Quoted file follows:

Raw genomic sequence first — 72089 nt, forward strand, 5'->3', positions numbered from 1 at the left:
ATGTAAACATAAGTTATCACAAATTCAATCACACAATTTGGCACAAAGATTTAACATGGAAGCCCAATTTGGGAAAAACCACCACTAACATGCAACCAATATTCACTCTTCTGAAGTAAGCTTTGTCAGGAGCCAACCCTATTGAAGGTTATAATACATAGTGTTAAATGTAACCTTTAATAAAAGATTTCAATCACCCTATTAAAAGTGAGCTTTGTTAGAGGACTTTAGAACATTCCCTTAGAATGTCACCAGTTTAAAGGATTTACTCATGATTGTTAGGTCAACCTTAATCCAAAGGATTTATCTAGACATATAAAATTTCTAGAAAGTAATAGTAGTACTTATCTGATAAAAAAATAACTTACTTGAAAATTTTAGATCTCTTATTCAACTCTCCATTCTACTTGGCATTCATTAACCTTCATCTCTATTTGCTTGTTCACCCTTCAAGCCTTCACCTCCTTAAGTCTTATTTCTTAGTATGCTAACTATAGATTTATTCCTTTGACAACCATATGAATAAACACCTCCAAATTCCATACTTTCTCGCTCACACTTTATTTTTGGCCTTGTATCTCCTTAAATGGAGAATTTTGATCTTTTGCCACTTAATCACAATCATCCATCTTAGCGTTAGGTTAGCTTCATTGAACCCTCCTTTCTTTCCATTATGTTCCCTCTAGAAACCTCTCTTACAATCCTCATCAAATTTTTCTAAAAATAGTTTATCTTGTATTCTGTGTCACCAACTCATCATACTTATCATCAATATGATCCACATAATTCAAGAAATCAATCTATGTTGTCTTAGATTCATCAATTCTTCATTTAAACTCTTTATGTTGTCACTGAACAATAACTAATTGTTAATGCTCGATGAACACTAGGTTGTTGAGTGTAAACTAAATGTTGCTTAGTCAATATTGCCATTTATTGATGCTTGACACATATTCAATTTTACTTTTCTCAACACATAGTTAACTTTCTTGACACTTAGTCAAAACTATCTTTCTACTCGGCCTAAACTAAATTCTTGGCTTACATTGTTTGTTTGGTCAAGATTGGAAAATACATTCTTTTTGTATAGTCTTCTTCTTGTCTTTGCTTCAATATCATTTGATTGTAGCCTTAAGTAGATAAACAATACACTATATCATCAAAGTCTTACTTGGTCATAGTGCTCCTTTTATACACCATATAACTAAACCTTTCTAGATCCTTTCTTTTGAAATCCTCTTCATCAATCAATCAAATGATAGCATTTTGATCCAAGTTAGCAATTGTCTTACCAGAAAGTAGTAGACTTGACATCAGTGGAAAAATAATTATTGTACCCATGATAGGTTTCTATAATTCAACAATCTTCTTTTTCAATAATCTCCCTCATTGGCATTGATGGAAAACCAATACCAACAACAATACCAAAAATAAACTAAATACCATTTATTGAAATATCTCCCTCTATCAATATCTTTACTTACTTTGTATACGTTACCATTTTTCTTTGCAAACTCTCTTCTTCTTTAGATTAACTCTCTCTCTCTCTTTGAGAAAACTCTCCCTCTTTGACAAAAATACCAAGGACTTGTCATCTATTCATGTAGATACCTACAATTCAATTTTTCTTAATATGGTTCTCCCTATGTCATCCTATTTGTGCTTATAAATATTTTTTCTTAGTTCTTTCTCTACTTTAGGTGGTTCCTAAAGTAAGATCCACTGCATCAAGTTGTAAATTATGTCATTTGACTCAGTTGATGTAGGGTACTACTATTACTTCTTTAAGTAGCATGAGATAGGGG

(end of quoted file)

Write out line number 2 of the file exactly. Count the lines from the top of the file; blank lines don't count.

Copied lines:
ATGTAAACATAAGTTATCACAAATTCAATCACACAATTTGGCACAAAGATTTAACATGGAAGCCCAATTTGGGAAAAACCACCACTAACATGCAACCAATATTCACTCTTCTGAAGTAAGCTTTGTCAGGAGCCAACCCTATTGAAGGTTATAATACATAGTGTTAAATGTAACCTTTAATAAAAGATTTCAATCACCCTATTAAAAGTGAGCTTTGTTAGAGGACTTTAGAACATTCCCTTAGAATGTCACCAGTTTAAAGGATTTACTCATGATTGTTAGGTCAACCTTAATCCAAAGGATTTATCTAGACATATAAAATTTCTAGAAAGTAATAGTAGTACTTATCTGATAAAAAAATAACTTACTTGAAAATTTTAGATCTCTTATTCAACTCTCCATTCTACTTGGCATTCATTAACCTTCATCTCTATTTGCTTGTTCACCCTTCAAGCCTTCACCTCCTTAAGTCTTATTTCTTAGTATGCTAACTATAGATTTATTCCTTTGACAACCATATGAATAAACACCTCCAAATTCCATACTTTCTCGCTCACACTTTATTTTTGGCCTTGTATCTCCTTAAATGGAGAATTTTGATCTTTTGCCACTTAATCACAATCATCCATCTTAGCGTTAGGTTAGCTTCATTGAACCCTCCTTTCTTTCCATTATGTTCCCTCTAGAAACCTCTCTTACAATCCTCATCAAATTTTTCTAAAAATAGTTTATCTTGTATTCTGTGTCACCAACTCATCATACTTATCATCAATATGATCCACATAATTCAAGAAATCAATCTATGTTGTCTTAGATTCATCAATTCTTCATTTAAACTCTTTATGTTGTCACTGAACAATAACTAATTGTTAATGCTCGATGAACACTAGGTTGTTGAGTGTAAACTAAATGTTGCTTAGTCAATATTGCCATTTATTGATGCTTGACACATATTCAATTTTACTTTTCTCAACACATAGTTAACTTTCTTGACACTTAGTCAAAACTATCTTTCTACTCGGCCTAAACTAAATTCTTGGCTTACATTGTTTGTTTGGTCAAGATTGGAAAATACATTCTTTTTGTATAGTCTTCTTCTTGTCTTTGCTTCAATATCATTTGATTGTAGCCTTAAGTAGATAAACAATACACTATATCATCAAAGTCTTACTTGGTCATAGTGCTCCTTTTATACACCATATAACTAAACCTTTCTAGATCCTTTCTTTTGAAATCCTCTTCATCAATCAATCAAATGATAGCATTTTGATCCAAGTTAGCAATTGTCTTACCAGAAAGTAGTAGACTTGACATCAGTGGAAAAATAATTATTGTACCCATGATAGGTTTCTATAATTCAACAATCTTCTTTTTCAATAATCTCCCTCATTGGCATTGATGGAAAACCAATACCAACAACAATACCAAAAATAAACTAAATACCATTTATTGAAATATCTCCCTCTATCAATATCTTTACTTACTTTGTATACGTTACCATTTTTCTTTGCAAACTCTCTTCTTCTTTAGATTAACTCTCTCTCTCTCTTTGAGAAAACTCTCCCTCTTTGACAAAAATACCAAGGACTTGTCATCTATTCATGTAGATACCTACAATTCAATTTTTCTTAATATGGTTCTCCCTATGTCATCCTATTTGTGCTTATAAATATTTTTTCTTAGTTCTTTCTCTACTTTAGGTGGTTCCTAAAGTAAGATCCACTGCATCAAGTTGTAAATTATGTCATTTGACTCAGTTGATGTAGGGTACTACTATTACTTCTTTAAGTAGCATGAGATAGGGG